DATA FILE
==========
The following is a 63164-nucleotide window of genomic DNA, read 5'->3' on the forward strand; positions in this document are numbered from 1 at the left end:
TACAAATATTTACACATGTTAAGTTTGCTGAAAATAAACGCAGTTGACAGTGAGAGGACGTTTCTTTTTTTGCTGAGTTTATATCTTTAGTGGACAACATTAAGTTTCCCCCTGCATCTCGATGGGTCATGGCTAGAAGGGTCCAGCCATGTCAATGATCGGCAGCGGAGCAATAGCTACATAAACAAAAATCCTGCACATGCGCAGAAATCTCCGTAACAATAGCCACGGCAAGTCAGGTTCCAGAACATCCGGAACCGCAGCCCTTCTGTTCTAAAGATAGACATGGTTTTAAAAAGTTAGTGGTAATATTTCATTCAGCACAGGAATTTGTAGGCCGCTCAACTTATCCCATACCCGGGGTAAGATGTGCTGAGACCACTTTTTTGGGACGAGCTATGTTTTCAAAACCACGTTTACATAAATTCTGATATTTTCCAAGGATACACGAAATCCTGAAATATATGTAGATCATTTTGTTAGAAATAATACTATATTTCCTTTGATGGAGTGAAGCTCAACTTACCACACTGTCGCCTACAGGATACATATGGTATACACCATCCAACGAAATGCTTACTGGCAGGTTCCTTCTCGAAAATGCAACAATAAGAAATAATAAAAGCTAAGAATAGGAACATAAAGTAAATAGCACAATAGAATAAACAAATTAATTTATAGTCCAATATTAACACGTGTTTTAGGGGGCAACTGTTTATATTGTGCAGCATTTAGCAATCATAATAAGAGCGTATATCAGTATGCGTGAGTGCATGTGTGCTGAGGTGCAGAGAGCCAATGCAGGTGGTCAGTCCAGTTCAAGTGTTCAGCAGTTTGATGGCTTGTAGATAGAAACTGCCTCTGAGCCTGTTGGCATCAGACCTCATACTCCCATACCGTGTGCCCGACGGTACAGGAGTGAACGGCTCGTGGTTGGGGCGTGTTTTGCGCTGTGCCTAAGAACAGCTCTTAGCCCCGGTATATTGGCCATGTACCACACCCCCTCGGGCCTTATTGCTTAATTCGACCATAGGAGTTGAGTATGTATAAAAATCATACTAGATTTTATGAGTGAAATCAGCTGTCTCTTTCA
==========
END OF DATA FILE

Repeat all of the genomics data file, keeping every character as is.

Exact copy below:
The following is a 63164-nucleotide window of genomic DNA, read 5'->3' on the forward strand; positions in this document are numbered from 1 at the left end:
TACAAATATTTACACATGTTAAGTTTGCTGAAAATAAACGCAGTTGACAGTGAGAGGACGTTTCTTTTTTTGCTGAGTTTATATCTTTAGTGGACAACATTAAGTTTCCCCCTGCATCTCGATGGGTCATGGCTAGAAGGGTCCAGCCATGTCAATGATCGGCAGCGGAGCAATAGCTACATAAACAAAAATCCTGCACATGCGCAGAAATCTCCGTAACAATAGCCACGGCAAGTCAGGTTCCAGAACATCCGGAACCGCAGCCCTTCTGTTCTAAAGATAGACATGGTTTTAAAAAGTTAGTGGTAATATTTCATTCAGCACAGGAATTTGTAGGCCGCTCAACTTATCCCATACCCGGGGTAAGATGTGCTGAGACCACTTTTTTGGGACGAGCTATGTTTTCAAAACCACGTTTACATAAATTCTGATATTTTCCAAGGATACACGAAATCCTGAAATATATGTAGATCATTTTGTTAGAAATAATACTATATTTCCTTTGATGGAGTGAAGCTCAACTTACCACACTGTCGCCTACAGGATACATATGGTATACACCATCCAACGAAATGCTTACTGGCAGGTTCCTTCTCGAAAATGCAACAATAAGAAATAATAAAAGCTAAGAATAGGAACATAAAGTAAATAGCACAATAGAATAAACAAATTAATTTATAGTCCAATATTAACACGTGTTTTAGGGGGCAACTGTTTATATTGTGCAGCATTTAGCAATCATAATAAGAGCGTATATCAGTATGCGTGAGTGCATGTGTGCTGAGGTGCAGAGAGCCAATGCAGGTGGTCAGTCCAGTTCAAGTGTTCAGCAGTTTGATGGCTTGTAGATAGAAACTGCCTCTGAGCCTGTTGGCATCAGACCTCATACTCCCATACCGTGTGCCCGACGGTACAGGAGTGAACGGCTCGTGGTTGGGGCGTGTTTTGCGCTGTGCCTAAGAACAGCTCTTAGCCCCGGTATATTGGCCATGTACCACACCCCCTCGGGCCTTATTGCTTAATTCGACCATAGGAGTTGAGTATGTATAAAAATCATACTAGATTTTATGAGTGAAATCAGCTGTCTCTTTCA